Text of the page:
This summary aims to present some important social and economic information about the Indigenous (Aboriginal and Torres Strait Islander) population of Australia. Most of the data comes from the 1996 Census of Population and Housing but material from the 1991 and 1986 Censuses is also used. This summary is based on a series of publications, Australia's Aboriginal and Torres Strait Islander People, with one national publication (2034.0) and one for each State and Territory (2034.1-8).
The estimated resident Indigenous population of Australia at 30 June 1996 was 386,049. This figure was 2.1% of the total population and represented an average annual growth rate of 2.3% in the Indigenous population over the period 1991 to 1996.
The Northern Territory had the highest proportion of Indigenous people in its population (28.5%), while in other States and the Australian Capital Territory the highest proportion was in Tasmania (3.2%).
The highest numbers of Indigenous people were recorded in New South Wales (109,925) and Queensland (104,817).
The Indigenous population had a median age of 20.1 years, much lower than the 34.0 years of the total population. Forty percent of all Indigenous people were under 15 years of age. This figure contrasted with the total Australian population where only 21.4% were under 15.
An 'Indigenous family' is defined as a family where the reference person for the family (normally the first person on the census form, and usually a parent) or spouse is recorded as Aboriginal or Torres Strait Islander.
Indigenous families, with an average number of 3.7 people, were larger than other families, which averaged 3.1 people. Other families includes those where the reference person or spouse was non-Indigenous or where Indigenous status
was not stated.
Families with four or more children were more common among Indigenous families (12.9%) than they were among Other families (4.7%).
Indigenous families in Australia had a lower median weekly income ($502) than Other families ($736). Family incomes were highest in cities with populations of over 100,000 people ($573) and lowest in Bounded Localities ($430), which have populations of between 200 and 999 people.
HOUSEHOLDS AND DWELLINGS
An Indigenous household is defined as: A family household where any family in the household is defined as an Indigenous family or lone-person household where the lone person is of Aboriginal or Torres Strait Islander origin.
Indigenous households had an average of 3.7 people each, one more than Other households.
Indigenous households had a higher proportion of two- or three- family households (6.2%) than Other households (1.1%), and a lower proportion (13.4%) of lone-person households than were found in Other households (24.0%).
At the time of the 1996 Census, 40.7% of the Indigenous population was employed. Just over 48% of Indigenous males were employed and 34% of Indigenous females. Comparable figures in the total population were 64.4% for males and 48.4% for females.
The unemployment rate was significantly higher for the Indigenous population, in all states, than it was for the total population. Nationally, the unemployment rate for Indigenous people was 22.7% compared to 9.2% for the total population.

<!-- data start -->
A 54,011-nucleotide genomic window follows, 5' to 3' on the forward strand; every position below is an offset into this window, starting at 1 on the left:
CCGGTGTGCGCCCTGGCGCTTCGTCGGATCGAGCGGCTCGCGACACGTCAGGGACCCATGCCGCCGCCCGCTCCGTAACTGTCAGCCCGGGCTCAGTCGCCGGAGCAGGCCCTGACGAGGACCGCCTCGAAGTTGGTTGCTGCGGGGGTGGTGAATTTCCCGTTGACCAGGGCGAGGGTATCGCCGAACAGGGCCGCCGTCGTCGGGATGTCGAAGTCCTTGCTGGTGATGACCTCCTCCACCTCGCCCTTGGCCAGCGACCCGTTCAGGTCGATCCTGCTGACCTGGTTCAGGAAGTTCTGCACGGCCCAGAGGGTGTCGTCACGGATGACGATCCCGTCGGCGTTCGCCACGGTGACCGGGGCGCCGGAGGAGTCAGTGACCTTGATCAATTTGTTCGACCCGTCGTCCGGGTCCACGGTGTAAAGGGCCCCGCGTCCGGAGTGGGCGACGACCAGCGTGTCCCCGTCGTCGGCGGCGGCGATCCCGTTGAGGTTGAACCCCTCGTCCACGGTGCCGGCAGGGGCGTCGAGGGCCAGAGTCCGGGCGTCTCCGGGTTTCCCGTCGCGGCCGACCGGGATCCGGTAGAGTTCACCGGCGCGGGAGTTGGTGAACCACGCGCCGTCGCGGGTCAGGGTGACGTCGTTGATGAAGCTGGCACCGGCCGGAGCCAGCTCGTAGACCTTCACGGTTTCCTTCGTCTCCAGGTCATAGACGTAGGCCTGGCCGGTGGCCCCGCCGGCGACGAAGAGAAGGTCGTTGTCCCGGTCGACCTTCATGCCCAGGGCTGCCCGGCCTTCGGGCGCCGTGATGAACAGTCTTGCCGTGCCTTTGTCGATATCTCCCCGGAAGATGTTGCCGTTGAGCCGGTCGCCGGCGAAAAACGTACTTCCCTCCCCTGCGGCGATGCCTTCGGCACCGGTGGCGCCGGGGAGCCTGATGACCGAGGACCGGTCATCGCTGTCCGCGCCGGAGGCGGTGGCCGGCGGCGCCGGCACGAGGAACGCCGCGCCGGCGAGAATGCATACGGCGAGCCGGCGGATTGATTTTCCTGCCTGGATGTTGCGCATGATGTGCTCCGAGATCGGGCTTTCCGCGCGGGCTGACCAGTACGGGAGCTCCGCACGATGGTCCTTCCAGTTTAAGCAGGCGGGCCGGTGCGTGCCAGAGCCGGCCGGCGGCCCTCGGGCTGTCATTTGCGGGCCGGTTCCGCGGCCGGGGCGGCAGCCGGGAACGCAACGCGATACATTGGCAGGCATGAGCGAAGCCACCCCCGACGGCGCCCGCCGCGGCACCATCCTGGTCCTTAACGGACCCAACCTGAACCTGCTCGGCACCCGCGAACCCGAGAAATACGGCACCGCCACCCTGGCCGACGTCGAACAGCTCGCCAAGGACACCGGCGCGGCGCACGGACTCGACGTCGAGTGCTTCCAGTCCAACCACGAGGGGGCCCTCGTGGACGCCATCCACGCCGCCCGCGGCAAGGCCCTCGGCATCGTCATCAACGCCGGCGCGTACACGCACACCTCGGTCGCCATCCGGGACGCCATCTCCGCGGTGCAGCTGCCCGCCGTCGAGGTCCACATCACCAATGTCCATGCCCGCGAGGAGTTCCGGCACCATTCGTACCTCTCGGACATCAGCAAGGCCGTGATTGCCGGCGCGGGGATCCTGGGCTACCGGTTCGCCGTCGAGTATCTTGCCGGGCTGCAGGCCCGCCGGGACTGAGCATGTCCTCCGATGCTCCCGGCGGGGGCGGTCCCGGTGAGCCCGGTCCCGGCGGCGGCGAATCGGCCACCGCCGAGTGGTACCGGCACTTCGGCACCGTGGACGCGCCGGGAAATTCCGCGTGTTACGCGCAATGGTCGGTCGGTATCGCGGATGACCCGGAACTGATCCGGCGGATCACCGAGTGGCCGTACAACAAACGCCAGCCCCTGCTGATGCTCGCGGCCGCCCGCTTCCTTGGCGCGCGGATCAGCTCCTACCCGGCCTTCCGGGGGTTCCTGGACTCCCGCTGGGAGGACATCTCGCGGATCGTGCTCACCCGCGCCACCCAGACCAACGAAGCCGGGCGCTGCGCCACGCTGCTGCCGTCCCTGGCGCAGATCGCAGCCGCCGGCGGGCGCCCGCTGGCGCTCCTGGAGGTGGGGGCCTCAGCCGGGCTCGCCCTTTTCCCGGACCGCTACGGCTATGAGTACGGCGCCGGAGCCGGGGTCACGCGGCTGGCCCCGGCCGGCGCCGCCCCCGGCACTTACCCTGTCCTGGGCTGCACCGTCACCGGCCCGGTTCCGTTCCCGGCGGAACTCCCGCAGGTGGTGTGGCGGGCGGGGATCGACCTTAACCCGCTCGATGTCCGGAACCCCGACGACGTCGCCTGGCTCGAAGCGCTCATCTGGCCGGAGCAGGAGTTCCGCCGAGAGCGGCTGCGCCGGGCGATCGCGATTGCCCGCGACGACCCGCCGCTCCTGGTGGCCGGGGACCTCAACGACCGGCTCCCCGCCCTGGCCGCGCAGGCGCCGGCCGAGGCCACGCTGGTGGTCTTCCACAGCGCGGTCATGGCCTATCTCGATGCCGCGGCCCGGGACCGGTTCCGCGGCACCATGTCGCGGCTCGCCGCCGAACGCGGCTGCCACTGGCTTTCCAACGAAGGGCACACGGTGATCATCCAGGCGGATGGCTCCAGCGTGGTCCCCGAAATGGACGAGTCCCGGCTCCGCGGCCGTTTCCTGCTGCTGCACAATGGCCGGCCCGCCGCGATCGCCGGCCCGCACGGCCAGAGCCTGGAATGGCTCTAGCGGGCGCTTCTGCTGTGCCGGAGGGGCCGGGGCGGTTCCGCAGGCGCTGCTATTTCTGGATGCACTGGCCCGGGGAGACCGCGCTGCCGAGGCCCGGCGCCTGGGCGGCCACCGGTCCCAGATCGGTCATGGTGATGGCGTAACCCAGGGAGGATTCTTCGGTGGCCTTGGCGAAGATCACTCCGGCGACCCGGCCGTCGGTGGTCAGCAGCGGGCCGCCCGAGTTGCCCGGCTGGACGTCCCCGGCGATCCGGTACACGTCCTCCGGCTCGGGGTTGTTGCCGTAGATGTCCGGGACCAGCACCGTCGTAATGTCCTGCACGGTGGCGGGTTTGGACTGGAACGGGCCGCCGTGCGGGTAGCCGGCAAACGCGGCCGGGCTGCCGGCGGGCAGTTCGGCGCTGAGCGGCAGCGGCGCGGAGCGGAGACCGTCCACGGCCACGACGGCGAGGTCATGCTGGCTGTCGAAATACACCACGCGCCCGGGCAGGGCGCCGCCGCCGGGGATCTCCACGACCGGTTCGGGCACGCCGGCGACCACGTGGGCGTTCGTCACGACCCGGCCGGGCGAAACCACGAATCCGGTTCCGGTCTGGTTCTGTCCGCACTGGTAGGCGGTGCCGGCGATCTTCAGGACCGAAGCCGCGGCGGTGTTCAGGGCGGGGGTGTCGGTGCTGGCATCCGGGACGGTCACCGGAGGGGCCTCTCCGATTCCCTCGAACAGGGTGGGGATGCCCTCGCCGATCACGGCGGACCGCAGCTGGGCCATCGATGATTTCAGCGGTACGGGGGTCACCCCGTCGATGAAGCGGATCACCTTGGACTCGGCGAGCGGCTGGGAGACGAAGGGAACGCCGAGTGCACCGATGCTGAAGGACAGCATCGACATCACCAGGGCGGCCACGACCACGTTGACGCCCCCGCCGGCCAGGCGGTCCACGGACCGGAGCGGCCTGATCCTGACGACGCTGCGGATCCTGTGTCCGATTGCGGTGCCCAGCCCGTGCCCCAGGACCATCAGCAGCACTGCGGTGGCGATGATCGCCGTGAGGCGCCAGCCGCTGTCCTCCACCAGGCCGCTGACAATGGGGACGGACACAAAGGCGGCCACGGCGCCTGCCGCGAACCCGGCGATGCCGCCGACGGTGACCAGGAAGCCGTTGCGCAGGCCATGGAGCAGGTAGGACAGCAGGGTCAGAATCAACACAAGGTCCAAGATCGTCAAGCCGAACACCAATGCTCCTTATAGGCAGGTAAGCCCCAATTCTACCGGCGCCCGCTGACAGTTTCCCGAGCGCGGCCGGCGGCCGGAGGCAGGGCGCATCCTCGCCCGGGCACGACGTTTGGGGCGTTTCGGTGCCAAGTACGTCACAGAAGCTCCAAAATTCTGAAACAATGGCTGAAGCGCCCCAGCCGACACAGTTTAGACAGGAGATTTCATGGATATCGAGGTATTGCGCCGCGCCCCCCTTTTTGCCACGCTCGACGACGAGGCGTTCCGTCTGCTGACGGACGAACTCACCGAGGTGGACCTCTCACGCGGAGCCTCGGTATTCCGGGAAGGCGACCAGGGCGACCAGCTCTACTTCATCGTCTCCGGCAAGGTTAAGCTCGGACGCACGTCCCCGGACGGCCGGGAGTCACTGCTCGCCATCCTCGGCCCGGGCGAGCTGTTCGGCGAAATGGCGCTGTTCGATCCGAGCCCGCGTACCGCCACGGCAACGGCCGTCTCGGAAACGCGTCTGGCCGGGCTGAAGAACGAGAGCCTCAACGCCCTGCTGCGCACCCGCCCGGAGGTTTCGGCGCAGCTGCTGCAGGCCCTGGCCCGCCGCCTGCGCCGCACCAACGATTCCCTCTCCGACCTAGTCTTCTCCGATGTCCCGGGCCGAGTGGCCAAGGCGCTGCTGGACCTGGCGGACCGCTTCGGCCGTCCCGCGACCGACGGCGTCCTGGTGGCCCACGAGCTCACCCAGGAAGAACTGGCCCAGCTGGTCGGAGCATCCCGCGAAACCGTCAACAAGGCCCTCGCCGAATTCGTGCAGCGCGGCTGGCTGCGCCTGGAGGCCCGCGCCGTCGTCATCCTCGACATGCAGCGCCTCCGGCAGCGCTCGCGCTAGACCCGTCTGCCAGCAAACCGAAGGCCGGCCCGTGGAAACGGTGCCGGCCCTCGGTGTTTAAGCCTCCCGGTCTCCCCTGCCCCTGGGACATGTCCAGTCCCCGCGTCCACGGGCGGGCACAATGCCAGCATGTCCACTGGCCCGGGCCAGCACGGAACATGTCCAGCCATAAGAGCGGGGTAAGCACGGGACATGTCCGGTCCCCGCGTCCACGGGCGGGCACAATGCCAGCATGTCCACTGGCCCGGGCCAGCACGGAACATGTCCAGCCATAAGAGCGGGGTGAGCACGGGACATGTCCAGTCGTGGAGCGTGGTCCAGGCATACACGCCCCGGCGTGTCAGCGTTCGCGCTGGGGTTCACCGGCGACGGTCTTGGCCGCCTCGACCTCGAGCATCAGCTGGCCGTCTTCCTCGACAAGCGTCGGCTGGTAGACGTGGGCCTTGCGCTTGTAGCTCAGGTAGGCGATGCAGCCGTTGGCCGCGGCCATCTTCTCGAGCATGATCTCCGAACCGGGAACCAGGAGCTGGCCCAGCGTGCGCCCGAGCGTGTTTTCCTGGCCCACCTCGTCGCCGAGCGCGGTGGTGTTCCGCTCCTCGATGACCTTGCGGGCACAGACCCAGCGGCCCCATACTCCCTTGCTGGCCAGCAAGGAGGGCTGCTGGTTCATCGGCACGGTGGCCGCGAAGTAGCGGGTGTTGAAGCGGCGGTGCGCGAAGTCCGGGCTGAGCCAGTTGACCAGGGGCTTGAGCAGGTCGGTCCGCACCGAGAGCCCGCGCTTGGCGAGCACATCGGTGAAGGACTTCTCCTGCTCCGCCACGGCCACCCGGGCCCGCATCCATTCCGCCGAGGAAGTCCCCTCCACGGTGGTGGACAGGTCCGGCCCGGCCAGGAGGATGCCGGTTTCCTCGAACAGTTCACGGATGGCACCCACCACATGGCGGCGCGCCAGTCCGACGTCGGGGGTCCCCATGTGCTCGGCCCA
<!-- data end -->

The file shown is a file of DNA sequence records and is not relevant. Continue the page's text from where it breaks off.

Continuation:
The most common occupation group for Indigenous people was Labourers and related workers (24.3%) compared to the most common group for the total population which was Professionals (17.2%).
The non-government sector engaged 52.9% of employed Indigenous people, a further 27.6% were employed in the government sector and 14.9% in Community Development Employment Projects.
At the time of the 1996 Census the median weekly personal income of Indigenous adults was lower than that of the total population in each State and Territory. The disparity was greatest in the Northern Territory ($185) and least in Tasmania ($32). Indigenous people in the NT earned 49.6% of the total population's median income. In New South Wales the figure was 76.5%, in South Australia 77.8% and in Tasmania 88.0%.
Managers and administrators had the highest median income among employed Indigenous people ($556) but this figure was 29% lower than that of the same group in the total population.
Over the 10 years from 1986 to 1996, the number of Indigenous people in tertiary education doubled. Fewer people left school aged 14 years or below and more left after the age of 17.
Of the 28,725 Indigenous people with post secondary school qualifications, 18.9% of achieved their qualification in the field of Engineering, 15.6% in Business and administration and 14.8% in Society and culture.
RELIGION AND LANGUAGE
Christianity was the reported religion of 252,203 Indigenous Australians. Anglicans and Western Catholics accounted for nearly half of this number.
Australian Aboriginal Traditional Religions were practised by around 9% of Indigenous people in the Northern Territory and 4.1% in Western Australia, but in other states the number was less than 1%.
English was spoken at home by 80% of Indigenous people while just over 13% spoke an Indigenous language. Arrente and Walpiri, from Central Australia and Dhuwal-Dhuwal, from Eastern Arnhemland were the most commonly spoken Indigenous languages and Kriol is a commonly understood language from Western Queensland, across the northern half of the Northern Territory to Western Australia.